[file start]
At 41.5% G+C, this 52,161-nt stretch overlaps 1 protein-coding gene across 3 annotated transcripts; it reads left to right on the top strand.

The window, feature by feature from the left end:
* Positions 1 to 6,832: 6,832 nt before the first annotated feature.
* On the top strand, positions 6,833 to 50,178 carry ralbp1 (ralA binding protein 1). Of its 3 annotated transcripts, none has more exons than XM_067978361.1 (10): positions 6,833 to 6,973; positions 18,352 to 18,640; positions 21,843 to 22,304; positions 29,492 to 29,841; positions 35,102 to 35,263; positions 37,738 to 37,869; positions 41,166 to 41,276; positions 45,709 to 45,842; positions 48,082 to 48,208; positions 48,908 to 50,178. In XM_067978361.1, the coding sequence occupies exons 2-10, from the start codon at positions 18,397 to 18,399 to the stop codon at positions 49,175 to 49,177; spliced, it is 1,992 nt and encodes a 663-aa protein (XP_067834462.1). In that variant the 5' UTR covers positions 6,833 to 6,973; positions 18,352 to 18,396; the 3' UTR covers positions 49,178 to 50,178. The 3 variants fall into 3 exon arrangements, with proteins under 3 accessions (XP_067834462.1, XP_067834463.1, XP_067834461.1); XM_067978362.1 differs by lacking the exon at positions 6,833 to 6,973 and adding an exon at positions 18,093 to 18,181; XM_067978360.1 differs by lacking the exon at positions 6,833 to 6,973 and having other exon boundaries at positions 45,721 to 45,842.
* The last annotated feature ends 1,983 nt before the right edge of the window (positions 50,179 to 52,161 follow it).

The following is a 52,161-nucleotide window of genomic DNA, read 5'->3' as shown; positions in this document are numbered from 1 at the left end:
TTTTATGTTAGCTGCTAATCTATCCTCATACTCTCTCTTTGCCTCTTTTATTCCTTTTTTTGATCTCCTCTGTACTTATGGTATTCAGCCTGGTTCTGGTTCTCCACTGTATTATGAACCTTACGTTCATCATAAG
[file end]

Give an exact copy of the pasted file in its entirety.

At 41.5% G+C, this 52,161-nt stretch overlaps 1 protein-coding gene across 3 annotated transcripts; it reads left to right on the top strand.

The window, feature by feature from the left end:
* Positions 1 to 6,832: 6,832 nt before the first annotated feature.
* On the top strand, positions 6,833 to 50,178 carry ralbp1 (ralA binding protein 1). Of its 3 annotated transcripts, none has more exons than XM_067978361.1 (10): positions 6,833 to 6,973; positions 18,352 to 18,640; positions 21,843 to 22,304; positions 29,492 to 29,841; positions 35,102 to 35,263; positions 37,738 to 37,869; positions 41,166 to 41,276; positions 45,709 to 45,842; positions 48,082 to 48,208; positions 48,908 to 50,178. In XM_067978361.1, the coding sequence occupies exons 2-10, from the start codon at positions 18,397 to 18,399 to the stop codon at positions 49,175 to 49,177; spliced, it is 1,992 nt and encodes a 663-aa protein (XP_067834462.1). In that variant the 5' UTR covers positions 6,833 to 6,973; positions 18,352 to 18,396; the 3' UTR covers positions 49,178 to 50,178. The 3 variants fall into 3 exon arrangements, with proteins under 3 accessions (XP_067834462.1, XP_067834463.1, XP_067834461.1); XM_067978362.1 differs by lacking the exon at positions 6,833 to 6,973 and adding an exon at positions 18,093 to 18,181; XM_067978360.1 differs by lacking the exon at positions 6,833 to 6,973 and having other exon boundaries at positions 45,721 to 45,842.
* The last annotated feature ends 1,983 nt before the right edge of the window (positions 50,179 to 52,161 follow it).

The following is a 52,161-nucleotide window of genomic DNA, read 5'->3' as shown; positions in this document are numbered from 1 at the left end:
TTTTATGTTAGCTGCTAATCTATCCTCATACTCTCTCTTTGCCTCTTTTATTCCTTTTTTTGATCTCCTCTGTACTTATGGTATTCAGCCTGGTTCTGGTTCTCCACTGTATTATGAACCTTACGTTCATCATAAG